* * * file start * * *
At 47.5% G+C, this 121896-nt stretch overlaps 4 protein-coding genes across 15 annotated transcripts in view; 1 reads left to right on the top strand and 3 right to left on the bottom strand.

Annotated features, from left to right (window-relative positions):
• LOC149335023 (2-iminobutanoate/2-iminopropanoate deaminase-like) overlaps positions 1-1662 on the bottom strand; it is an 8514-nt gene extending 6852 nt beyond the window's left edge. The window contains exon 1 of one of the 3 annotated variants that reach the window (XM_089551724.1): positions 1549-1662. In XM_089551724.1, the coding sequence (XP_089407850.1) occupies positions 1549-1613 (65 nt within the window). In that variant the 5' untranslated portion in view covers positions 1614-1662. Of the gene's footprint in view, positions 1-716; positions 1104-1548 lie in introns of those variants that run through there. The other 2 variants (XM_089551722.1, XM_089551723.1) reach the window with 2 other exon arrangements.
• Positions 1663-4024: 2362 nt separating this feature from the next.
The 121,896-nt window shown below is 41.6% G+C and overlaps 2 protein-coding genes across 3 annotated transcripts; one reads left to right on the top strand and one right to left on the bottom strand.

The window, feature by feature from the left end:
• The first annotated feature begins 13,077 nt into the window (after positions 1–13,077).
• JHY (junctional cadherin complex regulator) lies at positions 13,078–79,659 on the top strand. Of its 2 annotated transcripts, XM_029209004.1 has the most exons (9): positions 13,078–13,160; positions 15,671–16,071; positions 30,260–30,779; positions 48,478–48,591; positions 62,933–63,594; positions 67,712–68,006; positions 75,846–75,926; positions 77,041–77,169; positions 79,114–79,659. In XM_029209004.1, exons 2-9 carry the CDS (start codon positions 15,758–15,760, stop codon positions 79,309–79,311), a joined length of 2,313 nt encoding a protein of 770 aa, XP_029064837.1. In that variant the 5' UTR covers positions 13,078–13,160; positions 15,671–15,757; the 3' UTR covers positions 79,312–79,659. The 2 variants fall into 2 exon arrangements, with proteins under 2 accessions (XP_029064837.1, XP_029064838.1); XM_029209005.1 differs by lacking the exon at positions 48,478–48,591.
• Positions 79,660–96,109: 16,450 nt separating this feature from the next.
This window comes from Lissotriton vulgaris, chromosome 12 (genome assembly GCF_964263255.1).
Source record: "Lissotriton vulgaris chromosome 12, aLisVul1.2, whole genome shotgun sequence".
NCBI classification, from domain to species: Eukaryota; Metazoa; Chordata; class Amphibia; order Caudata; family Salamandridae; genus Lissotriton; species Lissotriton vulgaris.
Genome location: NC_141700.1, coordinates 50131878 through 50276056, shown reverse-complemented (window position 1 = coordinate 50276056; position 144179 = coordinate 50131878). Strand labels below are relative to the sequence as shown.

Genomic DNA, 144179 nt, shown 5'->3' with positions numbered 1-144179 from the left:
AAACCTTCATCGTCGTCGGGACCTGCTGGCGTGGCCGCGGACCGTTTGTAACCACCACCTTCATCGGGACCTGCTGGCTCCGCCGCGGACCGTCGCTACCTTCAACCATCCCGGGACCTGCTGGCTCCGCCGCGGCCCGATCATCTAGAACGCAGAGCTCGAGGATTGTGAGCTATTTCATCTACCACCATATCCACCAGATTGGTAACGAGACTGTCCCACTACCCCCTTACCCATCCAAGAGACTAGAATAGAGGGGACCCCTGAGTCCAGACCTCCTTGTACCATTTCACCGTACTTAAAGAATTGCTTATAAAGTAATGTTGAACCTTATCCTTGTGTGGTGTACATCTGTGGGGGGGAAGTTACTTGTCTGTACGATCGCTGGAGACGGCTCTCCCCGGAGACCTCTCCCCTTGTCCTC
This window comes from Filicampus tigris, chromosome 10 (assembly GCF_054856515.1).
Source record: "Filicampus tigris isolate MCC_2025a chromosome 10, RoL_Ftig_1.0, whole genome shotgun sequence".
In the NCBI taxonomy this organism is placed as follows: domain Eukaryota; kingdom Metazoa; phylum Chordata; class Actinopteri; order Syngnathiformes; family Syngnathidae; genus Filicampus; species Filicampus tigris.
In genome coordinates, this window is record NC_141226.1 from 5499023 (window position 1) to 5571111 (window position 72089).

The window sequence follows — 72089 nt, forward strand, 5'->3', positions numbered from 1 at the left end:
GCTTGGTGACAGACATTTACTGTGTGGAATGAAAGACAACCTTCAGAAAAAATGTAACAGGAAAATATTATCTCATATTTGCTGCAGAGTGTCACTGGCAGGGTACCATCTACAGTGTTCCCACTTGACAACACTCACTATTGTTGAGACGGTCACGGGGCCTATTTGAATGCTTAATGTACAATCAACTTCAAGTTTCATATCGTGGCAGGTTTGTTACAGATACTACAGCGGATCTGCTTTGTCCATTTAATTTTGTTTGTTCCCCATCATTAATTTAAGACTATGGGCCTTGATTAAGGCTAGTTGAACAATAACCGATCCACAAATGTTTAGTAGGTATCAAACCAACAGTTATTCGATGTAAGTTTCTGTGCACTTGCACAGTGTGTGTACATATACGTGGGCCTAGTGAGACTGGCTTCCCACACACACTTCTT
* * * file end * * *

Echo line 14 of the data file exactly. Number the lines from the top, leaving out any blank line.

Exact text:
Genomic DNA, 144179 nt, shown 5'->3' with positions numbered 1-144179 from the left: